37 References / Additional Readings American Heart Association/American Stroke Association. (2005). Structured and Supported Debriefing. (product # ). Arafeh, J.M.R., snyder Hansen, S., Nichols, A., (2010) Debriefing in Simulated-Based Learning: Facilitating a Reflective Discussion. Journal of Perinatal and Neonatal Nursing. Oct/Dec vol. 24 number 4. Pp Bartone, P.T., Adler, A.B. (1995) Event-Oriented Debriefing Following Military Operations. What Every Leader Should Know. USAMRUE. Biddeford and Portland, Maine. (2011). Clinical Simulation Program. Debriefing.UNE. University of New England. Maine Cant, R.P., Cooper, S.J., (2011). The Benefits of Debriefing as Formative Feedback in Nurse Education. Australian Journal of Advanced Nursing. Vol. 29. No. 1. Pp Caron, N. ( ). Debriefing. Marketing Education Platform. Cheng, A. (2010). DASH Debriefing Assessment for Simulation in Healthcare. Center for Medical Simulation, Cambridge, MA 02139, Davis, J.A. (1998). Providing Critical Incident Stress Debriefing (CISD). To Individuals and Communities in Situational Crisis. AAETS. American Academy of Experts in Traumatic Stress. DeVita, M., Lutz, J. Mininni, N. Grbach, W. (2005). A Novel Debriefing Tool: Online Facilitator Guidance Package for Debriefing Team Training Using Simulation. University of Pittsburgh Medical Center (UPMC) and the Peter M. Winter Institute for Simulation, Education and Research (WISER) Pittsburgh, PA. Fanning, R.M., Gaba, D.M. (2007). The Role of Debriefing in Simulation-Based Learning. Society for Simulation in Healthcare. Vol. 2, no. 2., Summer Pp Fritzsche, D.J., Leonard, N.H., Boscia, M.W., Anderson, P.H. (2004). Simulation Debriefing Procedures. Developments in Business Simulation and Experiential Learning, vol. 31,
38 References / Additional Readings Gaba, D.M., (2012). Adapting Space Science Methods for Describing and Planning Research in Simulation in Healthcare. Science Traceability and Decadal Surveys. Society for Simulation in Healthcare. doi: /SIH.0b013e31823ca729. Goetz, Huckshor. (2003). Debriefing Activities: A Core Strategy, A Tertiary Prevention Tool. NASMHP)D. U.S. Initiative. Creative Violence Free and Coercion Free Service Environments for the Reduction of Seclusion and Restraint. Howell, D.M., Clarke, A., et. All. (2006) Transforming Care: Influence of Reflective Learning on Holistic Evidence Based Palliative Symptom Care. Caregiver and Home Health Issues. Janelle & Associates. (CISM) Critical Incident Stress Management for the Workplace and Community. Markulis, P.M. Strang, D. R. (2003). A Brief on Debriefing: What it is and What it isn t. Developments in Business Simulation and Experiential Learning. Vol. 30. Pp Enhancing Pediatric Advanced practice Nursing Education : Scenario Preparation and Implementation. NAINR.2011; 11(1) A Elsevier Sciences, Inc. Mcclure, S. (2012). Managing and Debriefing about Simulation Education Just Got Easier. Healthstream. SimManager. Monash University. (2012). The Action-Reflection Model. Monash University. ABN CRICOS Provider Number 00008C. Monash University. (2012). The Reflective Learning Process. Monash University. ABN CRICOS Provider Number 00008C. Overstreet, M. Billings, D.M., Kowalski, K. (2010). Ee-chats: The Severn Components of Nursing Debriefing. Journal of continuing Education in Nursing. Vol 41. No 12, 2010.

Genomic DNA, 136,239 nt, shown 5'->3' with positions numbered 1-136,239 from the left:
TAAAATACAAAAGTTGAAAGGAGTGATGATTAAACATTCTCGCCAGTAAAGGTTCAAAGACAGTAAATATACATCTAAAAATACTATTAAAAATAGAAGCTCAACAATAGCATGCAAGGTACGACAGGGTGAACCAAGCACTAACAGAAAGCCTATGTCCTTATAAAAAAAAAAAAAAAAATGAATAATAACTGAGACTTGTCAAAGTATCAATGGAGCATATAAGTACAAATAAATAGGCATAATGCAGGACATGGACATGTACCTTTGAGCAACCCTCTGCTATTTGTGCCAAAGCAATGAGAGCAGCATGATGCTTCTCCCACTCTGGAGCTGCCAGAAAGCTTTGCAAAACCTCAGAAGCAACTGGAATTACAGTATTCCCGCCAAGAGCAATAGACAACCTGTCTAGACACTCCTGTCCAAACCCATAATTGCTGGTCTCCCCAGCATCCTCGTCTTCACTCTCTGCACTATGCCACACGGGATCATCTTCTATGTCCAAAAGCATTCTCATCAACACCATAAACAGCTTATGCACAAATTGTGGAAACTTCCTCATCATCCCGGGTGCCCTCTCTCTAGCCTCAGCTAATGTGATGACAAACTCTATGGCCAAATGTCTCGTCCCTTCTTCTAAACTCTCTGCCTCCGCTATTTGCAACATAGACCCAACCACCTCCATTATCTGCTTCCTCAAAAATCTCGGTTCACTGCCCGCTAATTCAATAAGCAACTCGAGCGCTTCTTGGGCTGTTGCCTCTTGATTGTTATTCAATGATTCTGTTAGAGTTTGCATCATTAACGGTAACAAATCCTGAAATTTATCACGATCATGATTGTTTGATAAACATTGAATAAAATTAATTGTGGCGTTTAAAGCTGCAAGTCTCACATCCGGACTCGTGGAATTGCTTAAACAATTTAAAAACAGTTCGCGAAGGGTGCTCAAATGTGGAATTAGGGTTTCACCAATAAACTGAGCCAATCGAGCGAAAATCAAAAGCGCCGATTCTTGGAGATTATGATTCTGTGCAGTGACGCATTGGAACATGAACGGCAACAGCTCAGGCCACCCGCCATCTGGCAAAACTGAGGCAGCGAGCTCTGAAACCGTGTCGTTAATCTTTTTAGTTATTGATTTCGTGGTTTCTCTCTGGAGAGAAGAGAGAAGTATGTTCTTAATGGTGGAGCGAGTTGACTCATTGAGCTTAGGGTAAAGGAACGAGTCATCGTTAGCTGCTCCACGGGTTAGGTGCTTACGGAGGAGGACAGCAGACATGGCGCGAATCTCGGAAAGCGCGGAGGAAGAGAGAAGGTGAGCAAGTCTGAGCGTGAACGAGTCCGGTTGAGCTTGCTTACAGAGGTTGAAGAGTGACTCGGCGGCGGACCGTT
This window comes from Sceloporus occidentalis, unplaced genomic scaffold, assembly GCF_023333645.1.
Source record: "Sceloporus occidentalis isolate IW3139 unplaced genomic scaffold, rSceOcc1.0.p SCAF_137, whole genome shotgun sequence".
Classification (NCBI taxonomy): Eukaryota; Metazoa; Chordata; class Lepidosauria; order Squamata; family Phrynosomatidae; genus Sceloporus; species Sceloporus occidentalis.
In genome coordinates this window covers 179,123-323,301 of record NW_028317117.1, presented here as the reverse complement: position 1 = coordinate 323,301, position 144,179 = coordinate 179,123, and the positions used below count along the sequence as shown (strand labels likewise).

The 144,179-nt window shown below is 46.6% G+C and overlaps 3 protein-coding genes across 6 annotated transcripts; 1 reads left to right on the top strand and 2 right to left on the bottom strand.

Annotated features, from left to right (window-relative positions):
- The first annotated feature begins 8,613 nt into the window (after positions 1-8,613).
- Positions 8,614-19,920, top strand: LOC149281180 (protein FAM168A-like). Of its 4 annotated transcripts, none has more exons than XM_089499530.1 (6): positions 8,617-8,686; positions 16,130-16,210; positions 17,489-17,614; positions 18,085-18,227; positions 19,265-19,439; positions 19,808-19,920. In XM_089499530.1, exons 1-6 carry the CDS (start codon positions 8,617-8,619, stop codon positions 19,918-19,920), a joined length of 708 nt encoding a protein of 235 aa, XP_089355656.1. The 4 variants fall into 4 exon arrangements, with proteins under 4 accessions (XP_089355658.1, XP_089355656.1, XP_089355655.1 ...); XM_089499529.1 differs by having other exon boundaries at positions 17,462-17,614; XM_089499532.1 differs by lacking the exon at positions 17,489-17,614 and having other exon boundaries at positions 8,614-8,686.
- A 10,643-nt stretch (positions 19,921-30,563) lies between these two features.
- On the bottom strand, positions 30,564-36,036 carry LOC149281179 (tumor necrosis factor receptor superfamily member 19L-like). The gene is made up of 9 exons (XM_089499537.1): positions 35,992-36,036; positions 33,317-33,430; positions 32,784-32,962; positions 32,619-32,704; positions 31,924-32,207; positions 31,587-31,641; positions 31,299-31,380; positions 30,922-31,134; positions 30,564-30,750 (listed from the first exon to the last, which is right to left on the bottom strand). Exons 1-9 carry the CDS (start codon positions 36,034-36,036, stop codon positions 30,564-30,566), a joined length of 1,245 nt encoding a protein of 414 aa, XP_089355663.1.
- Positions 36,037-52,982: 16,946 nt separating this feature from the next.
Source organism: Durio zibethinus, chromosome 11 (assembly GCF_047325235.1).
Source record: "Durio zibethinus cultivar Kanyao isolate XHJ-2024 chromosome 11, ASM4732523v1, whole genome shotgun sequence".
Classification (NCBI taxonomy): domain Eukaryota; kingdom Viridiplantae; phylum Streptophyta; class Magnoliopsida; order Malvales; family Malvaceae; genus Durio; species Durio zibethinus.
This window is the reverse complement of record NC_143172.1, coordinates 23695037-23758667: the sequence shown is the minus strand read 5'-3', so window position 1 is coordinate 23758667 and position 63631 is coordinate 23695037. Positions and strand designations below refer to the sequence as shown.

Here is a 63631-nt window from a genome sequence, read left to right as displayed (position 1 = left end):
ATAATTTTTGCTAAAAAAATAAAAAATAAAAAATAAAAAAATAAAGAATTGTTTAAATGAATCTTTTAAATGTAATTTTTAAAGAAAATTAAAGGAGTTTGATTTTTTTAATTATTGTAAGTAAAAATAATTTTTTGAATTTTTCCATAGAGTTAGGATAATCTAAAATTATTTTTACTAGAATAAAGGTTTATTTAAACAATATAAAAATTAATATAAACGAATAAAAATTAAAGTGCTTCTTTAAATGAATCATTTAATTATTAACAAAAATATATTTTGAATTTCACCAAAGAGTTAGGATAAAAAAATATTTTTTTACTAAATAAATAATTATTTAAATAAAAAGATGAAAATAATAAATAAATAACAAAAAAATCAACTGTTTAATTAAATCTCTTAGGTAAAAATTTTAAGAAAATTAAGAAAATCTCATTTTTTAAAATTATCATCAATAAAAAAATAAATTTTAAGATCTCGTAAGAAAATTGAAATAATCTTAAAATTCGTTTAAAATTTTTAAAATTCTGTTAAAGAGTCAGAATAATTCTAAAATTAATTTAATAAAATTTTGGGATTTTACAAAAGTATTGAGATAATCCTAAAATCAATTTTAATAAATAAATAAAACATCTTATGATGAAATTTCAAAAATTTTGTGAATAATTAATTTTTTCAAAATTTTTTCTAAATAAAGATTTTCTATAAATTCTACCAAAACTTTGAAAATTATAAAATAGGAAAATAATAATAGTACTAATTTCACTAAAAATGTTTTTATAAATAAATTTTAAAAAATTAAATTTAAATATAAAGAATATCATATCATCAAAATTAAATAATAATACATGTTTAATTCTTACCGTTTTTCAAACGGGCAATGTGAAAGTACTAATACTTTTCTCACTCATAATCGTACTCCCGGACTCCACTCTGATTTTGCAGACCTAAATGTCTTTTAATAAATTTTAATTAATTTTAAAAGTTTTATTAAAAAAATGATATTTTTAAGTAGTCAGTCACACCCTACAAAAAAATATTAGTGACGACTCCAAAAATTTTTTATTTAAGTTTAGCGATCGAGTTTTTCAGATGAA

39 References / Additional Readings Phrampus, P. O Donnel, J. (2007). Debriefing in Simulation Education Using a Structured and Supported Model. Symposium on Nursing Simulation. (WISER). Peter M. Winter Institute for Simulation, Education & Research. Rudolph, J.W., Simon, R., Dufresne, R.L. Raemer, D.B., There s No Such thing as Nonjudgmental Debriefing: A Theory and Method for Debriefing with Good Judgment. Simulation in Healthcare. Vol. 1. No 1 Spring Rudolph, J.W., Simon, R., Raemer, D.B., Eppich, W.J. (2008). Debriefing as Formative Assessment: Closing Performance Gaps in Medical Education. Academic Emergency Medicine, 15: Doi: /j /00248.x Salas, E. Klein, C. King, M.s., Salisbury, M., Augenstein, J.S., Birnbach, D.J., Robinson, D.W., (2008). Debriefing Medical Teams: 12 Evidence-Based Best Practices and Tips. The Joint Commission Journal on Quality and Patient Safety. Teamwork and Communication. Vol 34 number 9. SAFILTP: The Foundations for Positive Debriefing. (2000). Savoldelli GL, Naik V.N., Park, J. et. Al. (2006). The value of debriefing in Simulation based Education: oral versus video-assisted feedback. Simulation in Healthcare. 2006;1(2). Taylor, S. S. (2010). Negative Judgments: Reflections on Teaching Reflective Practice. Organization Management Journal ( , 5-12, doi: /omj Virginia. (1997). Psychological Effects of Disaster. Psychology Department.